- Gamma-amino butyric acid (GABA) is the major inhibitory neurotransmitter in the human central nervous system.
- Previous research has suggested the involvement of GABAA receptor genes in alcohol use and abuse.
- New research has found that one GABAA receptor gene in particular, GABRG3, has a consistent association with alcohol dependence.
Gamma-amino butyric acid (GABA) is the major inhibitory neurotransmitter in the human central nervous system. Previous research has suggested that GABA is involved in many of the neurochemical pathways affecting alcohol use, abuse and dependence. A study in the January issue of Alcoholism: Clinical & Experimental Research, using family-based analyses to examine the role of a cluster of GABAA receptor genes on chromosome 15q, becomes one of the first to demonstrate a consistent association between alcohol dependence and GABAA receptor gene GABRG3.
"There are several lines of evidence that suggest that GABA is involved in alcohol use and abuse," explained Danielle M. Dick, assistant professor in the department of psychiatry at Washington University School of Medicine and first author of the study. "For example, chemicals that increase the activity of GABAA receptors tend to accentuate the behavioral effects of alcohol, such as motor incoordination, sedation, and withdrawal signs, while chemicals that block GABAA receptors lessen these effects."
For this study, Dick and her colleagues decided to focus on GABAA receptor genes on chromosome 15q because of earlier findings from the multi-site Collaborative Study on the Genetics of Alcoholism (COGA) "suggesting a gene influencing alcoholism-related phenotypes in this area," she said.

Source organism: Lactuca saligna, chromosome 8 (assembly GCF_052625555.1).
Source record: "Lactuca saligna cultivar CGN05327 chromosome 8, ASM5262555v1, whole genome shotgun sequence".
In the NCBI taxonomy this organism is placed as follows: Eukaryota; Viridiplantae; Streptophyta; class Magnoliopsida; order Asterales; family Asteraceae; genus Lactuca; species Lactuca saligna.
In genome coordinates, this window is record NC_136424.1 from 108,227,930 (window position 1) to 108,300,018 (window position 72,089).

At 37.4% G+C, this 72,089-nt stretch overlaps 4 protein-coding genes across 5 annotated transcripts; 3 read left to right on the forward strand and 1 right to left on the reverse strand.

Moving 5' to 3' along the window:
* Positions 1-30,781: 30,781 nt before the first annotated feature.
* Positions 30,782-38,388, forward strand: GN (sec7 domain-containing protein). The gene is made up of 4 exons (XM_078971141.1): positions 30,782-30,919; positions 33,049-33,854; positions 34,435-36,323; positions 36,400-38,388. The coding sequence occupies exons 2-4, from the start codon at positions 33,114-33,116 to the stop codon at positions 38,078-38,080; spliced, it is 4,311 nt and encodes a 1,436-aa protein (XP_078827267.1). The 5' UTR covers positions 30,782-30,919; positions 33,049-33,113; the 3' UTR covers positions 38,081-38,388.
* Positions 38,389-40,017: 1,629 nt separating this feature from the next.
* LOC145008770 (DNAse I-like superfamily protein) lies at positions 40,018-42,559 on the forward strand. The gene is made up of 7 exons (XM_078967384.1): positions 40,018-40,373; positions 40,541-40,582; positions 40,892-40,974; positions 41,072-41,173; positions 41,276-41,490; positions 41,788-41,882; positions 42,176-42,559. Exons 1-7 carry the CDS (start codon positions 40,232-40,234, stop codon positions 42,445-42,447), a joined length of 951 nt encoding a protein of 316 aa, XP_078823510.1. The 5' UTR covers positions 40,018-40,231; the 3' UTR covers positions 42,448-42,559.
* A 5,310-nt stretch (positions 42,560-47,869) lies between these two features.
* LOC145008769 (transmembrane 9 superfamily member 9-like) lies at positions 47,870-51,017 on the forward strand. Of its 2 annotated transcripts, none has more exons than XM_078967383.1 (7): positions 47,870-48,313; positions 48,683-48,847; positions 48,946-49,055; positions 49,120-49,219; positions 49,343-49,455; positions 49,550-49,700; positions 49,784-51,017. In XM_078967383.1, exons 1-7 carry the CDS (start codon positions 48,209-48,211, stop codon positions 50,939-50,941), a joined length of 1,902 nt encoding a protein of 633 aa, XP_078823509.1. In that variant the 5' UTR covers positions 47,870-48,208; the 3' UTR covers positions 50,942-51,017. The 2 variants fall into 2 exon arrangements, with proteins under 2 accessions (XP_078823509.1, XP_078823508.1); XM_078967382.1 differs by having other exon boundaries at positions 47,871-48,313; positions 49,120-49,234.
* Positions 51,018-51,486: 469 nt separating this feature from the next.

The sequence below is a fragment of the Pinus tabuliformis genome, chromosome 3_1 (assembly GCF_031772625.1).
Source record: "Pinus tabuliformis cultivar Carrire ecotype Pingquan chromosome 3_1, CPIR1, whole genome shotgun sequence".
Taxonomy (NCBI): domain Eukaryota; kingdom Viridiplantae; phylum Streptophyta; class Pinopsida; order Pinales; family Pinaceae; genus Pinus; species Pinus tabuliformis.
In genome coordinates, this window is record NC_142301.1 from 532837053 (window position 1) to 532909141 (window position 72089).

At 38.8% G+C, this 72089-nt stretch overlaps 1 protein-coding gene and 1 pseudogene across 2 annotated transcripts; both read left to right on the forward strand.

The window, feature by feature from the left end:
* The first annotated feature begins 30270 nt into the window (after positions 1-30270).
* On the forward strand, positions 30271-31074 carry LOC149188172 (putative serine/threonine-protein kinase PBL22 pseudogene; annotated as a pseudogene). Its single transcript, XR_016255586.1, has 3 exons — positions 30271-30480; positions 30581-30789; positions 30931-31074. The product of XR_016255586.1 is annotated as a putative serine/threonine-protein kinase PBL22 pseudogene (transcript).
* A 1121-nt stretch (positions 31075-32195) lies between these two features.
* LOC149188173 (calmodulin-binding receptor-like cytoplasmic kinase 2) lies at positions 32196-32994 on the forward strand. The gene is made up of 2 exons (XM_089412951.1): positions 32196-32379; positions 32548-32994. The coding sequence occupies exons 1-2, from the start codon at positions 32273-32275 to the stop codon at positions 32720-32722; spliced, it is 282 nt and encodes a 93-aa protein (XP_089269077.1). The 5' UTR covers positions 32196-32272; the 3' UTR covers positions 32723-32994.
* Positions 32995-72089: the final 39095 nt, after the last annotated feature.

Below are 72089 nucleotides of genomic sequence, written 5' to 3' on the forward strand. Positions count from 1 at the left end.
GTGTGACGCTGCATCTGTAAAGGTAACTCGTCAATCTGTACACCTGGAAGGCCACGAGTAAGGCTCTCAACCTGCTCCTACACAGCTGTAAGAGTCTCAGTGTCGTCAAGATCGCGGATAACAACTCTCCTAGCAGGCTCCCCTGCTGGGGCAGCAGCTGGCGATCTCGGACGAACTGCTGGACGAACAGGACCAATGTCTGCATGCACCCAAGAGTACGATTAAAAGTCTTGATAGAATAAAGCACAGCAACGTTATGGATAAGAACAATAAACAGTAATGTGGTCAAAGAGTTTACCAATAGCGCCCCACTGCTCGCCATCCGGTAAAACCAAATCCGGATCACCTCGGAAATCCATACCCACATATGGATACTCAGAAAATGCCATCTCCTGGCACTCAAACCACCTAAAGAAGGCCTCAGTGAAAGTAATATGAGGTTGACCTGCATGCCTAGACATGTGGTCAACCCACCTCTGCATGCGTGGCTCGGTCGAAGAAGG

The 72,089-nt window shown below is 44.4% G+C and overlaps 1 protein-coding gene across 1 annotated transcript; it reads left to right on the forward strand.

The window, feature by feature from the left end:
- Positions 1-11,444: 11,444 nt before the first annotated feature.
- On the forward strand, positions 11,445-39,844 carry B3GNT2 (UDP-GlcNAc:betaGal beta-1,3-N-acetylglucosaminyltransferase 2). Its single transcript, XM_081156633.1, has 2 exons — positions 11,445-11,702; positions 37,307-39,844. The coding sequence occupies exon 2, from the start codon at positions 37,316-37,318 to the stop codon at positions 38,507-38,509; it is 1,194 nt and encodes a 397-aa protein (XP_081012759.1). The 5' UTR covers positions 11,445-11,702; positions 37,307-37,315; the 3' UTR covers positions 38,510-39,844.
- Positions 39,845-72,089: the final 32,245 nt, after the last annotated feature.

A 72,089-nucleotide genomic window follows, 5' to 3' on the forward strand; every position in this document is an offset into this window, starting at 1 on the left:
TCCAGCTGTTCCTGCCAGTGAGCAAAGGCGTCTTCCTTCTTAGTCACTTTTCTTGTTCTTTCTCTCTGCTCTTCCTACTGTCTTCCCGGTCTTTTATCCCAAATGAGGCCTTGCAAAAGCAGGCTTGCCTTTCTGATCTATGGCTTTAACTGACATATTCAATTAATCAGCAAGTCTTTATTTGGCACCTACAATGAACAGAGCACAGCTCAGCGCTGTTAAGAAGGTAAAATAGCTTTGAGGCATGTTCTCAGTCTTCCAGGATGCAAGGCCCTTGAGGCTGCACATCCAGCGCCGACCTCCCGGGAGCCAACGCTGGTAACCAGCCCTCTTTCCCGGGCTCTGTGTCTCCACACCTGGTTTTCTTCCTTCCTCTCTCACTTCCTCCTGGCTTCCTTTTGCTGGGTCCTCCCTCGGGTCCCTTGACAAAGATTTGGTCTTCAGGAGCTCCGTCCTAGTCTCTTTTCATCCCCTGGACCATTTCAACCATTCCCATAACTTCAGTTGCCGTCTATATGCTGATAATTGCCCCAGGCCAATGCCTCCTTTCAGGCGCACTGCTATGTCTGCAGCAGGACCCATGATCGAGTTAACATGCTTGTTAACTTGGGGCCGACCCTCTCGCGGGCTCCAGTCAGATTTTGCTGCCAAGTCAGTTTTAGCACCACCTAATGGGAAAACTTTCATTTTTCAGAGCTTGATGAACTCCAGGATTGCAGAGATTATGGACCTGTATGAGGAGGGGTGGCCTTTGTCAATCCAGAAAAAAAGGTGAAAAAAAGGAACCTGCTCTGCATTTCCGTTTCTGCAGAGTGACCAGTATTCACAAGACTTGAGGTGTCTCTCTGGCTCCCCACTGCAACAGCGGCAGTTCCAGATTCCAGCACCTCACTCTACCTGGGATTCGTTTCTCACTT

Tapping into the COGA data once again, researchers tested for an association between alcohol dependence and three chromosome 15q GABAA receptor genes – GABRA5, GABRB3, and GABRG3 – in 2,282 individuals from 262 alcoholic families.
Results indicate a consistent association between alcohol dependence and one of the chromosome 15q GABAA receptor genes: GABRG3.
"Our results suggest that this gene plays a role in influencing the risk for alcoholism," said Dick. Furthermore, she added, this finding supports the theory that a predisposition to alcoholism may be inherited as a general state of central nervous system 'disinhibition' or hyperexcitability, in that alcohol alleviates the hyperexcitability, providing a normalizing effect.
"It is likely that many genes that influence alcoholism act through indirect pathways," said Dick, "in other words, there is no gene that directly causes you to become alcoholic, but rather there are genes that alter your risk of becoming alcoholic. Accordingly, people don't inherit 'alcoholism,' per se, but rather, some people inherit a genetic makeup that puts them at risk for developing alcoholism. This is called a 'predisposition.' It has been theorized that the predisposition for alcoholism may be a brain state in which the brain circuits are overactive. Alcohol may have the effect of returning the brain to a more normal state. Accordingly, people with this inherited overactivity are more likely to drink in order to return to the normalized state, and this puts them at increased risk of developing alcoholism."
However, she cautions, findings thus far only suggest a potential relationship between the GABA genes on chromosome 15 and the risk for alcoholism. "Until this relationship is more clearly understood," she said, "through studies of brain cells, for example, it will not be possible to directly apply this new knowledge toward education, prevention, intervention, or treatment. The next step is to try to identify the specific genetic variation that influences alcohol dependence. Identification of these variants and further studies of their biological role in brain cells should lead to greater understanding of how these genes act in relevant biochemical pathways and thereby influence the risk for alcoholism."
Source: Eurekalert & othersLast reviewed: By John M. Grohol, Psy.D. on 21 Feb 2009
Published on PsychCentral.com. All rights reserved.
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-- Elizabeth Kubler-Ross